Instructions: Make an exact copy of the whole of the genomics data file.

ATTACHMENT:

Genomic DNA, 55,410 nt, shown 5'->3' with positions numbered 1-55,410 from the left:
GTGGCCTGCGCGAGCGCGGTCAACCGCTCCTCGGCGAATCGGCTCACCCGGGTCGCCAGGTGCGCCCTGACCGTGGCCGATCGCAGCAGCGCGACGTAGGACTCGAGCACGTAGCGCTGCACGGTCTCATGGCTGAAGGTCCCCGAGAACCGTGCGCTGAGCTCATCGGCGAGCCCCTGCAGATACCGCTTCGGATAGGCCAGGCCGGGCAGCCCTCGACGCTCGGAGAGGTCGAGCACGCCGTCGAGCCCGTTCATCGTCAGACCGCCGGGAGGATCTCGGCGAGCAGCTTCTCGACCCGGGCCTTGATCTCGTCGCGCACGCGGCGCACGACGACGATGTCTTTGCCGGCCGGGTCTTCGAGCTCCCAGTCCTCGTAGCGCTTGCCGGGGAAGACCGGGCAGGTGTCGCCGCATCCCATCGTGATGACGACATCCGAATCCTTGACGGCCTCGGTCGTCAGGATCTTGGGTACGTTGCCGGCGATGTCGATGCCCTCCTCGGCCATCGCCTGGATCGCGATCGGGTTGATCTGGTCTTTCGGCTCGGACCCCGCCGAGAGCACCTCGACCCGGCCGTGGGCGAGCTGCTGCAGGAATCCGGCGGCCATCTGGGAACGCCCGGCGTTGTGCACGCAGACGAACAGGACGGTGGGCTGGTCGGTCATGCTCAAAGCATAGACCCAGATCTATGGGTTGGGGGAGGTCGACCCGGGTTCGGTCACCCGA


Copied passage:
Genomic DNA, 55,410 nt, shown 5'->3' with positions numbered 1-55,410 from the left:
GTGGCCTGCGCGAGCGCGGTCAACCGCTCCTCGGCGAATCGGCTCACCCGGGTCGCCAGGTGCGCCCTGACCGTGGCCGATCGCAGCAGCGCGACGTAGGACTCGAGCACGTAGCGCTGCACGGTCTCATGGCTGAAGGTCCCCGAGAACCGTGCGCTGAGCTCATCGGCGAGCCCCTGCAGATACCGCTTCGGATAGGCCAGGCCGGGCAGCCCTCGACGCTCGGAGAGGTCGAGCACGCCGTCGAGCCCGTTCATCGTCAGACCGCCGGGAGGATCTCGGCGAGCAGCTTCTCGACCCGGGCCTTGATCTCGTCGCGCACGCGGCGCACGACGACGATGTCTTTGCCGGCCGGGTCTTCGAGCTCCCAGTCCTCGTAGCGCTTGCCGGGGAAGACCGGGCAGGTGTCGCCGCATCCCATCGTGATGACGACATCCGAATCCTTGACGGCCTCGGTCGTCAGGATCTTGGGTACGTTGCCGGCGATGTCGATGCCCTCCTCGGCCATCGCCTGGATCGCGATCGGGTTGATCTGGTCTTTCGGCTCGGACCCCGCCGAGAGCACCTCGACCCGGCCGTGGGCGAGCTGCTGCAGGAATCCGGCGGCCATCTGGGAACGCCCGGCGTTGTGCACGCAGACGAACAGGACGGTGGGCTGGTCGGTCATGCTCAAAGCATAGACCCAGATCTATGGGTTGGGGGAGGTCGACCCGGGTTCGGTCACCCGA